Migraine Headaches And Pain With Neuropathic Characteristics: Comorbid Conditions In Patients With Multiple Sclerosis.

ArticleinPain 154(12) · August 2013with39 Reads
DOI: 10.1016/j.pain.2013.07.050 · Source: PubMed
  • 24.44 · Centre Hospitalier Universitaire de Clermont-Ferrand, Inserm U987, Inserm U1107 - NeuroDol
  • 36.14 · University of Auvergne
  • 27.58 · Centre Hospitalier Universitaire de Clermont-Ferrand
  • 41.17 · Centre Hospitalier Universitaire de Clermont-Ferrand
We conducted a postal survey to assess the prevalence and characteristics of neuropathic pain and migraine in a cohort of multiple sclerosis (MS) patients. Of the 1300 sent questionnaires, 673 could be used for statistical analysis. Among respondents, the overall pain prevalence in the previous month was 79%, with 51% suffering pain with neuropathic characteristics (NC) and 46% migraine. MS patients with both migraine and NC pain (32% of the respondents) reported more severe pain and had lower health-related quality of life than MS patients with either migraine or NC pain. Pain intensity in MS patients with migraine was moderate (6.0±0.1). Migraine was mostly episodic but headaches were occurring on 15 or more days per month in 15% of these migraine sufferers. MS patients with migraine were younger and had shorter disease durations than those with NC pain. NC pain was most often located in the extremities, back and head, and was frequently described as tingling and pins-and-needles. The intensity of NC pain was low to moderate (4.9±0.1), but positively correlated with the number of painful body sites. Nonetheless, patients with NC pain were more disabled (with a higher EDSS and pain interference index) than migraineurs. Migraine, but not NC pain, was associated with age, disease duration, relapsing-remitting course and beta interferon treatment. This suggests that NC pain and migraine are mediated by different mechanisms. Therefore, pain mechanisms that specifically operate in MS patients need to be characterized to design optimal treatments for these individuals.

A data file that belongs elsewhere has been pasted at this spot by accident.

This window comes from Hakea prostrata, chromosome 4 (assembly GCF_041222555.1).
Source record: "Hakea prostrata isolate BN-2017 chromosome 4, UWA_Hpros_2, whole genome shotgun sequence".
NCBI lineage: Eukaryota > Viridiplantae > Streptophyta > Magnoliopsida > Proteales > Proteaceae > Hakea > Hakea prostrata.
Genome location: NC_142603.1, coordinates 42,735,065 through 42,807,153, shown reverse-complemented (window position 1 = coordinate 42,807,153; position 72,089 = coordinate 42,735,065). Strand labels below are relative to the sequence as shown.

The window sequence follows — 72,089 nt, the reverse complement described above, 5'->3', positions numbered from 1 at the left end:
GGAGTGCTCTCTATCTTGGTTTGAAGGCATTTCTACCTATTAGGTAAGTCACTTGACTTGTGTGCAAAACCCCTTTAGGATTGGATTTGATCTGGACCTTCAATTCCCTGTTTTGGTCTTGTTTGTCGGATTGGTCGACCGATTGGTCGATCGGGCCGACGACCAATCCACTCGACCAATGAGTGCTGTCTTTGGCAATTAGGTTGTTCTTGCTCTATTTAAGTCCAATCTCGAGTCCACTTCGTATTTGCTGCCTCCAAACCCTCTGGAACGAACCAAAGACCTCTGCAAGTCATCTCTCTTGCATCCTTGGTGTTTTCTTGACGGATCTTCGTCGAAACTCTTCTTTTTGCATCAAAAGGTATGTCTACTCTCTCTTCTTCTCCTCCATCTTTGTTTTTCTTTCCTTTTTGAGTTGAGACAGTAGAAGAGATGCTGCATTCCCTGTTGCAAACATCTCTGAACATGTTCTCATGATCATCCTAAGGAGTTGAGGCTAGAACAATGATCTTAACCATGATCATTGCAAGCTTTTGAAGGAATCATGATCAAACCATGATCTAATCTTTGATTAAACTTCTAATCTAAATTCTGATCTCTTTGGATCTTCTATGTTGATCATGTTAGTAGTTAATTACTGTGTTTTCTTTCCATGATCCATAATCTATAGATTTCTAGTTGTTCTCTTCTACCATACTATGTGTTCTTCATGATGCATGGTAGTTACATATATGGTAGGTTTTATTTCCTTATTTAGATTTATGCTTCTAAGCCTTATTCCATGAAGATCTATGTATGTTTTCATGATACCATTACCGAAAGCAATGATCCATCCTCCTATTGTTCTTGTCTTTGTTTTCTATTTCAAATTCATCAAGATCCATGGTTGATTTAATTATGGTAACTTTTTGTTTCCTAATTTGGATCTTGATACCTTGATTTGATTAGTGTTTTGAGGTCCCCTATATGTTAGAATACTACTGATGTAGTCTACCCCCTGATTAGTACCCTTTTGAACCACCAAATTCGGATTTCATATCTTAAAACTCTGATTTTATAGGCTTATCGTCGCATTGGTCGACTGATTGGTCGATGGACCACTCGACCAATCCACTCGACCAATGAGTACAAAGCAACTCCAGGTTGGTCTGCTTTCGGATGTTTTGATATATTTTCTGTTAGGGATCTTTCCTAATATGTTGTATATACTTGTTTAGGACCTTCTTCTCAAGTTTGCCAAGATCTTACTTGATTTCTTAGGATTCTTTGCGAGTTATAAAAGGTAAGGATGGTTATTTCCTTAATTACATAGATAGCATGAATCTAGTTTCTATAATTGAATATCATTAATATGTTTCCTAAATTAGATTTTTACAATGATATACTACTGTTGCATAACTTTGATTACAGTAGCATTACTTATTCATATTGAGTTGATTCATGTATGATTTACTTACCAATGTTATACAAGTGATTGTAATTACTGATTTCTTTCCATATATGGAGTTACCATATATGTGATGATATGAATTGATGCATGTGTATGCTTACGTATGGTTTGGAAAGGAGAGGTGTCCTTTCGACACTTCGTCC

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    • "In a survey of 673 individuals, migraine was more common in participants with neuropathic pain and vice versa (Moisset et al., 2013 ). Comorbid migraine and neuropathic pain were also associated with more intense headache pain, more intense neuropathic pain, and greater disruption of normal activities (Moisset et al., 2013). We found that depression was associated with 1.58-fold increased odds of pain. "